A workshop on Country Conditions in Central America & Asylum Decision-Making, hosted by CLALS and the Washington College of Law, with support from the National Science Foundation, examined how social science research on conditions in El Salvador, Guatemala, and Honduras can assist in bridging the gap between complex forms of persecution in the region and the strict requirements of refugee law.

This material is based upon work supported by the National Science Foundation under Grant No. 1642539. Any opinions, findings, and conclusions or recommendations expressed in this material are those of the authors and do not necessarily reflect the views of the National Science Foundation.

2017: Happy New Year in Latin America?

By Eric Hershberg and Fulton Armstrong

posse_de_michel_temer_3

Brazilian President Michel Temer surrounded by members of his party in mid-2016. His government will continue to face questions of legitimacy in 2017. / Valter Campanato / Agência Brasil / Wikimedia / Creative Commons

The year 2016 laid down a series of challenges for Latin America in the new year – not the least of which will be adapting to a radically different administration in Washington.  Last year saw some important achievements, including an elusive peace agreement in Colombia ending the region’s oldest insurgency.  Several countries shifted politically, eroding the “pink tide” that affected much of the region over the past decade or so, but the durability and legitimacy of the ensuing administrations will hinge on their capacity to achieve policy successes that improve the well-being of the citizenry.  The legitimacy of Brazil’s change of government remains highly contested.  Except in Venezuela, where President Maduro clung to power by an ever-fraying thread, the left-leaning ALBA countries remained largely stable, but the hollowing out of democratic institutions in those settings is a cause for legitimate concern.  Across Latin America and the Caribbean, internal challenges, uncertainties in the world economy, and potentially large shifts in U.S. policy make straight-line predictions for 2017 risky.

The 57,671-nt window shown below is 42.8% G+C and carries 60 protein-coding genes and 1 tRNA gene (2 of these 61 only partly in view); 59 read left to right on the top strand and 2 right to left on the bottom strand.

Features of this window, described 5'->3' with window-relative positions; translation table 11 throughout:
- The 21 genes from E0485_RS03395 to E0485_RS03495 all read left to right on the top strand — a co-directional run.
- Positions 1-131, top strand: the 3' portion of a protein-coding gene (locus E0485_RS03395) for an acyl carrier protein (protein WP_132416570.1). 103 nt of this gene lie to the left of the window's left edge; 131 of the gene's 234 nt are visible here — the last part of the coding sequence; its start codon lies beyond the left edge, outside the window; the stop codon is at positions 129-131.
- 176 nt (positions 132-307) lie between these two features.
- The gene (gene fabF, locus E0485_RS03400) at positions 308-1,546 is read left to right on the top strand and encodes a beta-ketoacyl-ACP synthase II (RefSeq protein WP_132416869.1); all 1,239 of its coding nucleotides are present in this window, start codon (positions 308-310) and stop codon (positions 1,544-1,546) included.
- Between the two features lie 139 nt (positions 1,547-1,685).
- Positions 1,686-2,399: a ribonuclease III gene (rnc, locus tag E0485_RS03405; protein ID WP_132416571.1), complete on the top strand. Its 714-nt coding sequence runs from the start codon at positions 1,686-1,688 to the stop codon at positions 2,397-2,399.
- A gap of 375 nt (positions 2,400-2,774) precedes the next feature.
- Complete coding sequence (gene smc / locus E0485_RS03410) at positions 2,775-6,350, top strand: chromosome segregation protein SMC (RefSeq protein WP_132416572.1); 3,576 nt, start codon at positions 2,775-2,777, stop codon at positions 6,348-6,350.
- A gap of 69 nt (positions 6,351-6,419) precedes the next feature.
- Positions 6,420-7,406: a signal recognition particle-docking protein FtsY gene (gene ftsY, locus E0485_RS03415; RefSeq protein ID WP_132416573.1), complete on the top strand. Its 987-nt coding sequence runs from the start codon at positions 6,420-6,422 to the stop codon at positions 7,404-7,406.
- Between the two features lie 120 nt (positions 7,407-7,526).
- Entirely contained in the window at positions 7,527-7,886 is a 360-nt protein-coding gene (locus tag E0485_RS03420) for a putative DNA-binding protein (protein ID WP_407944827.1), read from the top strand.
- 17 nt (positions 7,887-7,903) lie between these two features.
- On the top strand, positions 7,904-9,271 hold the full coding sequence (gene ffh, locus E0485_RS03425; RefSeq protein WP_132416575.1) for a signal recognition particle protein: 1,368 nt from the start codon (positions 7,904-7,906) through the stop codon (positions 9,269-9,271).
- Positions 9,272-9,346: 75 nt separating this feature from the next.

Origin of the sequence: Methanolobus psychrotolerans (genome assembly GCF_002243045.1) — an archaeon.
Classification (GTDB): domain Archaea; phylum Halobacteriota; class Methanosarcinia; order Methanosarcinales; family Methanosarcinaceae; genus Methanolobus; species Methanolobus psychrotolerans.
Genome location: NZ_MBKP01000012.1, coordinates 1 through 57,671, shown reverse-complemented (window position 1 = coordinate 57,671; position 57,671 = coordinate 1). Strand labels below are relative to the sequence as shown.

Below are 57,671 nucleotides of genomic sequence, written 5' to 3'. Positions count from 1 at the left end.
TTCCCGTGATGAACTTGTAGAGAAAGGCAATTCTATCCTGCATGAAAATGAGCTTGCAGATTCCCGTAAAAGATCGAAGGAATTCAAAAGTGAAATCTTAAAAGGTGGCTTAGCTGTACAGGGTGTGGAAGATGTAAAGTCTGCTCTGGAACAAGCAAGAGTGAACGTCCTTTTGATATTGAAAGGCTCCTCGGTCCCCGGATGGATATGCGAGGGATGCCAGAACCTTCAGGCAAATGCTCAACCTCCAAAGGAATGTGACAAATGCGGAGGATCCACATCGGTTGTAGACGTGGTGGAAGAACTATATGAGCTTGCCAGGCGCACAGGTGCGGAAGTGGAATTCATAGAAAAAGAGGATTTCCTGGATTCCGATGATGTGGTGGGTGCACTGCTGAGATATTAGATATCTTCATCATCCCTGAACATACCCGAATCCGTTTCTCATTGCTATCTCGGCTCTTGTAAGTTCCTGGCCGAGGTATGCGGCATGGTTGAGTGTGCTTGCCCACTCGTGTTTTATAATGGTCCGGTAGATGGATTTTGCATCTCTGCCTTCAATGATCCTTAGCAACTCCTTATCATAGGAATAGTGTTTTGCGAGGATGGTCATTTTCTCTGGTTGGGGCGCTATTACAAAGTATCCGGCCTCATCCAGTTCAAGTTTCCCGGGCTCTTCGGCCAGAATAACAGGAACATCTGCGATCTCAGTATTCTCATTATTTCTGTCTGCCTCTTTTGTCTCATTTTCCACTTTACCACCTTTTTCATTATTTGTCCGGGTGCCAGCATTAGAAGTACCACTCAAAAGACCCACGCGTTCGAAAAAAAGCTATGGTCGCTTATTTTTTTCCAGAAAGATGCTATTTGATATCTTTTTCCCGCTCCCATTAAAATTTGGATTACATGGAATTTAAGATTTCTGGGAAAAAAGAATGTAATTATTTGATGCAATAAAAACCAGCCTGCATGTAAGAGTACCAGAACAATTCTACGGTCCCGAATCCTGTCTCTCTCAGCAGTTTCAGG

• Latin America’s two largest countries are in a tailspin. The full impact of Brazil’s political and economic crises has yet to be fully felt in and outside the country.  President Dilma’s impeachment and continuing revelations of corruption among the new ruling party and its allies have left the continent’s biggest country badly damaged, with profound implications that extend well beyond its borders.  Mexican President Peña Nieto saw his authority steadily diminish throughout the course of the past year, unable to deal with (and by some accounts complicit in) the most fundamental issues of violence, such as the disappearance of 43 students in 2014.  The reform agenda he promised has fizzled, and looking ahead he faces a long period as a lame duck – elections are not scheduled until mid-2018.
  • The “Northern Triangle” of Central America lurches from crisis to crisis. As violence and crime tears his country apart, Honduran President Hernández has devoted his energies to legalizing his efforts to gain a second term as president.  Guatemala’s successful experiment channeling international expertise into strengthening its judicial system’s ability to investigate and prosecute corrupt officials is threatened by a weakening of political resolve to make it work, as elites push back while civil society has lost the momentum that enabled it to bring down the government of President Pérez Molina in 2015.  El Salvador, which has witnessed modest strides forward in dealing with its profound corruption problems, remains wracked with violence, plagued by economic stagnation, and bereft of decisive leadership.
  • Venezuela stands alone in the depth of its regime-threatening crisis, from which the path back to stability and prosperity is neither apparent nor likely. The election of right-leaning governments in Argentina (in late 2015) and Peru (in mid-2016) – with Presidents Macri and Kuczynski – has given rise to expectations of reforms and prosperity, but it’s unclear whether their policies will deliver the sort of change people sought.  Bolivian President Morales, Ecuadoran President Correa, and Nicaraguan President Ortega have satisfied some important popular needs, but they have arrayed the levers of power to thwart opposition challenges and weakened democratic institutional mechanisms.